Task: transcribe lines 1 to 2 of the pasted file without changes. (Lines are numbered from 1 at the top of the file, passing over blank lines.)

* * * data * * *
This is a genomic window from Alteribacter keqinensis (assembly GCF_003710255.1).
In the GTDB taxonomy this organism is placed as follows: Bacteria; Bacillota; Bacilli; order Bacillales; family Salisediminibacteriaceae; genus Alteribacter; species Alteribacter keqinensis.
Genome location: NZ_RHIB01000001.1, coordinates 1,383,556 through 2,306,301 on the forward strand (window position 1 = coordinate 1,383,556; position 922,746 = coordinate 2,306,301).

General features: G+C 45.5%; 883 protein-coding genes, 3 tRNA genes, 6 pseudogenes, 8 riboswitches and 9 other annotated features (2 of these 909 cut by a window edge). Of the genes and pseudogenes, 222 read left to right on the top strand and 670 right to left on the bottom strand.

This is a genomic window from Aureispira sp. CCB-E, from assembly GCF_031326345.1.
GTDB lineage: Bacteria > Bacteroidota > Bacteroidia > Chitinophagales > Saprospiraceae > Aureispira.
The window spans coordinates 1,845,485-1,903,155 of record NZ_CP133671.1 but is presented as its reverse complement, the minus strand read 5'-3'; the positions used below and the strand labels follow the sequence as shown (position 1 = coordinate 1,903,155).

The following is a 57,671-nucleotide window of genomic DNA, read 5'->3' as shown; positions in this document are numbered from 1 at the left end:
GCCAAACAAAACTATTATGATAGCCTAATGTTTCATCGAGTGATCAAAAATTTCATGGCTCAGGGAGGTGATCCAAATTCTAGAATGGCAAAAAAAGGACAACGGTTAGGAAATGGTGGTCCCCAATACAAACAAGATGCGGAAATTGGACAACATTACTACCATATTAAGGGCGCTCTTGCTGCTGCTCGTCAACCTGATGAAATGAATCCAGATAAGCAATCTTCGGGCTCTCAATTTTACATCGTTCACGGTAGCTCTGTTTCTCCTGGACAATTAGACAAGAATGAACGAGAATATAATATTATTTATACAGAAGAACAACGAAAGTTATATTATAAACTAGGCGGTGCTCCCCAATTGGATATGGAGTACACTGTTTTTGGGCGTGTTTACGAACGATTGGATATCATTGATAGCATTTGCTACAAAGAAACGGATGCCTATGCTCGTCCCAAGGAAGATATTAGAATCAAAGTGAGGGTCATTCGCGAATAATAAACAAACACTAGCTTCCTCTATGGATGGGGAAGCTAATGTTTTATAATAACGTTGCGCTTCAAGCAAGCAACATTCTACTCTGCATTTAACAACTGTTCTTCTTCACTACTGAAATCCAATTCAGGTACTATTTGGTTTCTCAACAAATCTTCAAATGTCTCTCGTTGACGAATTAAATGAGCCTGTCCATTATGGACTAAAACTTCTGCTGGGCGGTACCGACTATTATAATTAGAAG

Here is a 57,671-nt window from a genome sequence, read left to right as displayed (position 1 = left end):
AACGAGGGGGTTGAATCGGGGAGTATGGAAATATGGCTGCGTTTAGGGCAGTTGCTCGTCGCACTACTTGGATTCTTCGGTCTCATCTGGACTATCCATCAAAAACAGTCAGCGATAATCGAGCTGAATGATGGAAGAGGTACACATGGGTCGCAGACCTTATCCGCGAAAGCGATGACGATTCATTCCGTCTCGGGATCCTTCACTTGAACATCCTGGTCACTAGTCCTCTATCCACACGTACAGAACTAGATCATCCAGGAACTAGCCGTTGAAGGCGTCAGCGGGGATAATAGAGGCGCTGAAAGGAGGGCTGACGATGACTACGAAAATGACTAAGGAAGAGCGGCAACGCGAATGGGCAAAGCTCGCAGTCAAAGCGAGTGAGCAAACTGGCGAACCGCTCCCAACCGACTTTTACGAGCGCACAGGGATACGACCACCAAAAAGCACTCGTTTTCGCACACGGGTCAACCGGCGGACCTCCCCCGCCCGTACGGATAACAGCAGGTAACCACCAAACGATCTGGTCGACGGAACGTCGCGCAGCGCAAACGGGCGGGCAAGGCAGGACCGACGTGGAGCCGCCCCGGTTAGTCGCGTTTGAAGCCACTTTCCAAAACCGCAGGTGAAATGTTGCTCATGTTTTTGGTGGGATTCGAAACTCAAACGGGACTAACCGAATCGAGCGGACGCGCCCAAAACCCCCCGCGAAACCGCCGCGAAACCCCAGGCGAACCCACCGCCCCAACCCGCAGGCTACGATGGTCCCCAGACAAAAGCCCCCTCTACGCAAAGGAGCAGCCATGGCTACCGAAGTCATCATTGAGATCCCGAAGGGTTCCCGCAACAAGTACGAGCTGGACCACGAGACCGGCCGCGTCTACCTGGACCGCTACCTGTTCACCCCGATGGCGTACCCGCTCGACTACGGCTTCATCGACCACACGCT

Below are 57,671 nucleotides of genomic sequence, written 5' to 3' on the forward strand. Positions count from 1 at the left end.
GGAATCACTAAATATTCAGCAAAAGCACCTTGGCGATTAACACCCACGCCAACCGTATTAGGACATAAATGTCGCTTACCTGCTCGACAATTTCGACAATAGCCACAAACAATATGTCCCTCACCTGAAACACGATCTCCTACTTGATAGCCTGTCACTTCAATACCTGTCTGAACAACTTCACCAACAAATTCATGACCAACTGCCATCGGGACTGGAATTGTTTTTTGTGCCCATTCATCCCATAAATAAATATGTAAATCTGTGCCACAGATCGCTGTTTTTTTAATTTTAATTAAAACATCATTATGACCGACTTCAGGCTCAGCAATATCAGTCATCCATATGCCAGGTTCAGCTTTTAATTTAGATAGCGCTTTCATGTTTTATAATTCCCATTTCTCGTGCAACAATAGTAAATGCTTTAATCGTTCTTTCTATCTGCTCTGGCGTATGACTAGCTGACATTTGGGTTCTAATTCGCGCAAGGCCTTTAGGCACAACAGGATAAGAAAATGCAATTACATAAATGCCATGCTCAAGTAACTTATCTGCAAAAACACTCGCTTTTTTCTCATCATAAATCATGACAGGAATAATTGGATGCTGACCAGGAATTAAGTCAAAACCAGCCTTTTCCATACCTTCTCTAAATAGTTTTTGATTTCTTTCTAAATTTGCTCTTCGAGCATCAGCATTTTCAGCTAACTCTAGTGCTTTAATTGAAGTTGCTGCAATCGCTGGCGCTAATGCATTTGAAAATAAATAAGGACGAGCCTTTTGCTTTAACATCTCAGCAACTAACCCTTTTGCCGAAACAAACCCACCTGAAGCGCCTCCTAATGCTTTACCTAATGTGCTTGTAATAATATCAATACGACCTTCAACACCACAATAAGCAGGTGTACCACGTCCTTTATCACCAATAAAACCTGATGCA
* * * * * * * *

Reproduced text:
This is a genomic window from Alteribacter keqinensis (assembly GCF_003710255.1).
In the GTDB taxonomy this organism is placed as follows: Bacteria; Bacillota; Bacilli; order Bacillales; family Salisediminibacteriaceae; genus Alteribacter; species Alteribacter keqinensis.